Dan K. Moore
|Dan K. Moore|
|66th Governor of North Carolina|
January 8, 1965 – January 3, 1969
|Lieutenant||Robert W. Scott|
|Preceded by||Terry Sanford|
|Succeeded by||Robert W. Scott|
|Born||Daniel Killian Moore
April 2, 1906
Asheville, North Carolina
|Died||September 7, 1986
Durham, North Carolina
|Alma mater||University of North Carolina at Chapel Hill|
Daniel Killian Moore (April 2, 1906 – September 7, 1986) was the 66th Governor of the state of North Carolina from 1965 to 1969. Born in Asheville, North Carolina, Moore earned undergraduate and law degrees from the University of North Carolina at Chapel Hill where he was a member of the Pi Kappa Phi fraternity. He practiced law in Sylva, North Carolina and served a term in the North Carolina House of Representatives in 1941 before entering the U.S. Army in World War II. After the war, Moore served as a North Carolina Superior Court judge from 1948 to 1958. Subsequently, Moore served as counsel for the Champion Papers company in Canton, North Carolina, while also serving on the state Board of Water Resources. He left Champion to run for Governor in 1964. He was seen as the moderate in the Democratic primary, between the conservative I. Beverly Lake, Sr. and the more progressive L. Richardson Preyer. Moore won a primary runoff with Preyer.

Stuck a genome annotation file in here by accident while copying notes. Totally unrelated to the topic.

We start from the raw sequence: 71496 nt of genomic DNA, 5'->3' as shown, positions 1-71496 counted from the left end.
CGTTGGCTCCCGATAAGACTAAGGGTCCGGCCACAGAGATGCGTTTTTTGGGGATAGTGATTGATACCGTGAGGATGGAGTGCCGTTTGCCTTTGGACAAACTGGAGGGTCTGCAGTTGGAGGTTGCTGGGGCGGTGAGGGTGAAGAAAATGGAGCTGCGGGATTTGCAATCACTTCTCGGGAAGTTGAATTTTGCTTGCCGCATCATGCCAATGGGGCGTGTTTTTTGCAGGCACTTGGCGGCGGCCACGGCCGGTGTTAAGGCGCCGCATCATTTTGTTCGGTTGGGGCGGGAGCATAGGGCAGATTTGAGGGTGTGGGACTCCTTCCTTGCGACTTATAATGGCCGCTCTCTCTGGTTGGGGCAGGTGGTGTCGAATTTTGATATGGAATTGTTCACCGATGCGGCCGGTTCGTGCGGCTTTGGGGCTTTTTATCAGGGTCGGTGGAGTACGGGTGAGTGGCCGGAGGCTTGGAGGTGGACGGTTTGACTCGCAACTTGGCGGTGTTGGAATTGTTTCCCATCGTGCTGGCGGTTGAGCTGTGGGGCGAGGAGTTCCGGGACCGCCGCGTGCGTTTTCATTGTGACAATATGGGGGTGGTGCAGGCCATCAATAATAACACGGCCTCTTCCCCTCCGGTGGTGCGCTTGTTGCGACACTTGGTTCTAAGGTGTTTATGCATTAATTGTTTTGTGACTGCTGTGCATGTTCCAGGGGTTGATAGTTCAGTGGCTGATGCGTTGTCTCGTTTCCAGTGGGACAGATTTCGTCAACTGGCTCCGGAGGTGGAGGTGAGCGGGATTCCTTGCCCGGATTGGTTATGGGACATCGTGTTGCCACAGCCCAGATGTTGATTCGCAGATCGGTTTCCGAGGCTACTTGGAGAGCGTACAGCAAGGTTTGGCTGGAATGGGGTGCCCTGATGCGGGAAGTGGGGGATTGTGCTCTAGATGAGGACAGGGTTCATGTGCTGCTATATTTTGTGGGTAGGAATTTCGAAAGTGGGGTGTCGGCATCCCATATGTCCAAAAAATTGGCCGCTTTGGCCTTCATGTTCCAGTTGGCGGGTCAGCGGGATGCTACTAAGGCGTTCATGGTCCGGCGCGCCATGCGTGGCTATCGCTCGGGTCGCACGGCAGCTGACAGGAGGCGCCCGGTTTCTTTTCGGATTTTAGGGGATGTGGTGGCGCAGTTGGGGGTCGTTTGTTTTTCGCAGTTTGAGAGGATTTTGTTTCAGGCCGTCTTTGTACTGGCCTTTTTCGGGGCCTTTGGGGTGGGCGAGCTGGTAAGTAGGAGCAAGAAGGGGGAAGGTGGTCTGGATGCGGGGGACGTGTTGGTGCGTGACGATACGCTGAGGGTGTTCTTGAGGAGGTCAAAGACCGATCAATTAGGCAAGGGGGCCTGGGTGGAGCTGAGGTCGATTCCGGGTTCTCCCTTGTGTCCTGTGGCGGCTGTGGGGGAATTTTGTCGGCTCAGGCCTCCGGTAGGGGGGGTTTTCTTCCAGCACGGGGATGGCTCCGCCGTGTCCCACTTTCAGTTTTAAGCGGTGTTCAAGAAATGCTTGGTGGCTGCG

After serving one term as governor (North Carolina governors were not then eligible to be re-elected), Moore's successor, Governor Robert W. Scott, appointed him to the North Carolina Supreme Court, the first governor of North Carolina to be so honored. He served on the Court from November 20, 1969 until December 31, 1978.
At the 1968 Democratic National Convention Moore received 17½ votes for president on the first ballot, finishing fifth behind Vice President Hubert Humphrey (1,760½), Sen. Eugene McCarthy (601), Sen. George McGovern (146½), and Rev. Channing E. Phillips (67½). Moore received 12 of North Carolina's 59 votes, 3 from Virginia, 2 from Georgia and ½ vote from Alabama.
|Governor of North Carolina
Robert W. Scott
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